Government set to act on dementia supplement

Assistant Minister for Social Services Mitch Fifield has signalled a policy change to the Dementia and Severe Behaviours Supplement following a ten-fold blowout in projected costs.

 

MitchFifield
Senator Mitch Fifield

The Federal Government is reviewing the design of the Dementia and Severe Behaviours Supplement paid to aged care providers in the wake of an almost ten-fold blowout in projected costs.

Appearing at a senate estimates hearing on Thursday, Assistant Minister for Social Services Mitch Fifield signalled the shake-up of the new dementia supplement following revelations the supplement had already consumed its four-year allocated budget of $52 million in less than 12 months of operation.

Mr Fifield said the previous government had estimated that 2,000 people in residential aged care would be eligible for the supplement but over 25,000 residents were already receiving the additional funding.

The dementia supplement, which was first introduced in August 2013 to help providers meet the additional costs of high-level dementia care, was budgeted at $11.7 million for this financial year, but Senator Fifield said this amount had been spent in January alone.

According to departmental projections, if current claiming patterns continue, in 10 years the $16 per day supplement will cost the government $1.5 billion.

Senator Fifield told senate estimates the policy had been poorly designed by the former Labor government and would need to be “realigned to the funding envelope” set out under the Living Longer, Living Better reforms.

He said he would consult with the Aged Care Sector Committee to discuss options for a change in policy. He said:

“We have been left a ticking policy package with a program blowing out tenfold.”

Senator Fifield said the supplement was an example of a program that did not undergo the necessary “rigorous policy design process” to ensure it kept within budget.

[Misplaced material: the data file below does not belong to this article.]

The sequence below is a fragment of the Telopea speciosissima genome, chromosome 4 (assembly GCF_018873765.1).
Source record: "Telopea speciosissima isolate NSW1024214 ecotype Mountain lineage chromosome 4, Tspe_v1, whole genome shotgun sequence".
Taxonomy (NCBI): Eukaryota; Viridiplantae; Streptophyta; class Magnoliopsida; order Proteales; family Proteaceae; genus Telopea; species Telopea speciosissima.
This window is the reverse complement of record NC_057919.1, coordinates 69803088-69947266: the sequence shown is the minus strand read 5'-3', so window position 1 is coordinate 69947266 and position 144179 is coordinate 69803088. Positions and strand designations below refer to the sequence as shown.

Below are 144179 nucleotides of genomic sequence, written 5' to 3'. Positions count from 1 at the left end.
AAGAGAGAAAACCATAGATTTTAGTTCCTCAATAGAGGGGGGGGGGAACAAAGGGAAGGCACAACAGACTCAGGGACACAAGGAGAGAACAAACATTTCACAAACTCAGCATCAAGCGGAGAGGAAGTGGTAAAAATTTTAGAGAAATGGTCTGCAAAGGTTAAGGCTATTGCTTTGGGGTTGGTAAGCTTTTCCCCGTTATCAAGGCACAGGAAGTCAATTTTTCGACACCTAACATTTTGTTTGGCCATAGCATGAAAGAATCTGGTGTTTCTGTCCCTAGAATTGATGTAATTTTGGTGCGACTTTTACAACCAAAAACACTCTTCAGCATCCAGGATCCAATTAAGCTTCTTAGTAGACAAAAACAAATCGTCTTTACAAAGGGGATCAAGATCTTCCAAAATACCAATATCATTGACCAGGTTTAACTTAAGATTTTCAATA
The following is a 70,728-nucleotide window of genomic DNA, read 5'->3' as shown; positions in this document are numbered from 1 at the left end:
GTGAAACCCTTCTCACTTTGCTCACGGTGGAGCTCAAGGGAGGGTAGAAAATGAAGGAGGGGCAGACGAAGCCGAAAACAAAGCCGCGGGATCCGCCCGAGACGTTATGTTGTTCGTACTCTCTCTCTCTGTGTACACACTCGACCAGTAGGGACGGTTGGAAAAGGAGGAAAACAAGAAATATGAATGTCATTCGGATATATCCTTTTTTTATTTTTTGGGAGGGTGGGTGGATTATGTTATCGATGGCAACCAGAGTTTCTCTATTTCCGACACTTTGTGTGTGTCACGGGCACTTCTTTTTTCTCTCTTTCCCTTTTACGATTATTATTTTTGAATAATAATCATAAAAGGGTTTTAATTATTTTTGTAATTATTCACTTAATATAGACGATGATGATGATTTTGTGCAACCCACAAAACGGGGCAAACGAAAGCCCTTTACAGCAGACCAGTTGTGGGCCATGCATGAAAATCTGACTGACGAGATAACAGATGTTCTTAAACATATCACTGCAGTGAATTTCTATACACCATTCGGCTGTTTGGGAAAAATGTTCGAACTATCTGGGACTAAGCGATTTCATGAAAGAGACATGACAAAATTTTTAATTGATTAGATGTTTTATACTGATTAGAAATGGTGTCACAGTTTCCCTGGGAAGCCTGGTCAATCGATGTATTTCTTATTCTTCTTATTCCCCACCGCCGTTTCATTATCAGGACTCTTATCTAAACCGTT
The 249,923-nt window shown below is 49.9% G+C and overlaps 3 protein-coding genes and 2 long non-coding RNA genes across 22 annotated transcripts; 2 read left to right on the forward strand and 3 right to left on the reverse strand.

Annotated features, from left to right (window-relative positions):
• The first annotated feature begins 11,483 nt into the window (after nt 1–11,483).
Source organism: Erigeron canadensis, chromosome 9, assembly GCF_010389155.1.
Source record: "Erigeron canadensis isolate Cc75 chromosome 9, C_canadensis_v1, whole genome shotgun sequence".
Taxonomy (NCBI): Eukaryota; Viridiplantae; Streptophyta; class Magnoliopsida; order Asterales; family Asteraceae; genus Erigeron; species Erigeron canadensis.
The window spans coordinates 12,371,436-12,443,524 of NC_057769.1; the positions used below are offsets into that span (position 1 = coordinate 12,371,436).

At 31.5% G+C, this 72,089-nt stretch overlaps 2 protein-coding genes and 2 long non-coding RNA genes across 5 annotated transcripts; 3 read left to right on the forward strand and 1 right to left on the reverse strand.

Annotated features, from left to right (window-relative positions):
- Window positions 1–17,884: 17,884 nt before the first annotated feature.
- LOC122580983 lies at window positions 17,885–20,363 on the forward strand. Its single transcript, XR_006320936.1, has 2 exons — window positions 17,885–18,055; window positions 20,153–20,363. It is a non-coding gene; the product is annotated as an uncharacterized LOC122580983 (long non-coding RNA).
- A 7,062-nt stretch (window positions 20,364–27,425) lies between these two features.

“Ultimately, the responsibility is that of the government of the day to be satisfied that a measure will achieve its objective and do so within the funding envelope that the government of the day has established. I do not think anyone has done this.”

Political football
Shayne Neumann
Shayne Neumann

However, Shadow Minister for Ageing Shayne Neumann accused the government of using aged care residents with dementia as a political football.

He said the Labor government had consulted with the sector and the modelling used to develop and cost the dementia supplement was correct at the time it was implemented by the former Department of Health and Ageing.

“Dementia is not a political football and Senator Fifield should not be using it to score points,” Mr Neumann told Australian Ageing Agenda.

Problems with assessment

Acting Deputy Secretary of the Department of Social Services Carolyn Smith told the senate estimates hearing the prescribed assessment tool was not capturing the intended client group as effectively as had been expected.

“It was expected that one per cent of all residents would qualify for this supplement,” she said. “That was based on consultation with a range of clinical experts in this area. Instead, 15 per cent of residents are claiming it.”

“We have talked to those same clinicians in the last couple of months to understand the patterns of claiming that we are seeing. They do not believe it is a reasonable conclusion that there can be 25,000 residents who have these very extreme behaviours.”

Ms Smith said there appeared to be multiple reasons for the oversubscription including problems with the original design of the supplement and the need for a sufficient compliance regime.

Patrick Reid
Patrick Reid
Industry reaction

Leading Age Services Australia CEO Patrick Reid said the peak body would reject any attempt by government to amend the supplement criteria simply as a means to reduce subsidy payments.

He said the number of residents being assessed as displaying behavioural and psychological symptoms of dementia (BPSD) showed the high need for additional dementia services in residential aged care.

Mr Reid said it would also be prudent to understand what planning the department undertook to estimate how many residents would be deemed eligible for the supplement because the department’s planning had not been transparent.

Aged and Community Services Australia (ACSA) CEO Adjunct Professor John Kelly said the previous Labor government had seriously underestimated the number of residents who would be eligible for the supplement and that ACSA had been raising this issue with the Coalition government since September.